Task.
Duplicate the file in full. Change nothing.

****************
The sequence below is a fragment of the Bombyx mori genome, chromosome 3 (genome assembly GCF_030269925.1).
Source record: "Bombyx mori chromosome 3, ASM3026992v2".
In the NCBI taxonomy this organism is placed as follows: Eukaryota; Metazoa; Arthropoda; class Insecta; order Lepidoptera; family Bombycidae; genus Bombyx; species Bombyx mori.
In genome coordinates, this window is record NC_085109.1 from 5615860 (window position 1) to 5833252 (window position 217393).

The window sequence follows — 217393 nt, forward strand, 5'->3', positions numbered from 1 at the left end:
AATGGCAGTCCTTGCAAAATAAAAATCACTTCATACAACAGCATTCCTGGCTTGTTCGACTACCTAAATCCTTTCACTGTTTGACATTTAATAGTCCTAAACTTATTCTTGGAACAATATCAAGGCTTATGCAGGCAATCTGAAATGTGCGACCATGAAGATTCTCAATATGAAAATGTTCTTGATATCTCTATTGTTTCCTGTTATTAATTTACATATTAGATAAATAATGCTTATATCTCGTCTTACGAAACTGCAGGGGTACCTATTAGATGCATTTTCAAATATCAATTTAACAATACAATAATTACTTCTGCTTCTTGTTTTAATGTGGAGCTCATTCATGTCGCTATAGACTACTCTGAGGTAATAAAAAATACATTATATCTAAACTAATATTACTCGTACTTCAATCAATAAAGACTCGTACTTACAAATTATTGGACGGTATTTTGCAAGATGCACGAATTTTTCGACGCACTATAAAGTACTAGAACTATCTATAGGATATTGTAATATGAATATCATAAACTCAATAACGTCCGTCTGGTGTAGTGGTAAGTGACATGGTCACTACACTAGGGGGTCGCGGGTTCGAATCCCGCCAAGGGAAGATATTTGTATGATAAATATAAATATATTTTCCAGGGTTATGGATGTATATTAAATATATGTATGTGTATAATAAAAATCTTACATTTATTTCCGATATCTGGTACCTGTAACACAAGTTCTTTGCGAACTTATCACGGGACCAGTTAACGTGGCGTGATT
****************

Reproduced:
The sequence below is a fragment of the Bombyx mori genome, chromosome 3 (genome assembly GCF_030269925.1).
Source record: "Bombyx mori chromosome 3, ASM3026992v2".
In the NCBI taxonomy this organism is placed as follows: Eukaryota; Metazoa; Arthropoda; class Insecta; order Lepidoptera; family Bombycidae; genus Bombyx; species Bombyx mori.
In genome coordinates, this window is record NC_085109.1 from 5615860 (window position 1) to 5833252 (window position 217393).

The window sequence follows — 217393 nt, forward strand, 5'->3', positions numbered from 1 at the left end:
AATGGCAGTCCTTGCAAAATAAAAATCACTTCATACAACAGCATTCCTGGCTTGTTCGACTACCTAAATCCTTTCACTGTTTGACATTTAATAGTCCTAAACTTATTCTTGGAACAATATCAAGGCTTATGCAGGCAATCTGAAATGTGCGACCATGAAGATTCTCAATATGAAAATGTTCTTGATATCTCTATTGTTTCCTGTTATTAATTTACATATTAGATAAATAATGCTTATATCTCGTCTTACGAAACTGCAGGGGTACCTATTAGATGCATTTTCAAATATCAATTTAACAATACAATAATTACTTCTGCTTCTTGTTTTAATGTGGAGCTCATTCATGTCGCTATAGACTACTCTGAGGTAATAAAAAATACATTATATCTAAACTAATATTACTCGTACTTCAATCAATAAAGACTCGTACTTACAAATTATTGGACGGTATTTTGCAAGATGCACGAATTTTTCGACGCACTATAAAGTACTAGAACTATCTATAGGATATTGTAATATGAATATCATAAACTCAATAACGTCCGTCTGGTGTAGTGGTAAGTGACATGGTCACTACACTAGGGGGTCGCGGGTTCGAATCCCGCCAAGGGAAGATATTTGTATGATAAATATAAATATATTTTCCAGGGTTATGGATGTATATTAAATATATGTATGTGTATAATAAAAATCTTACATTTATTTCCGATATCTGGTACCTGTAACACAAGTTCTTTGCGAACTTATCACGGGACCAGTTAACGTGGCGTGATT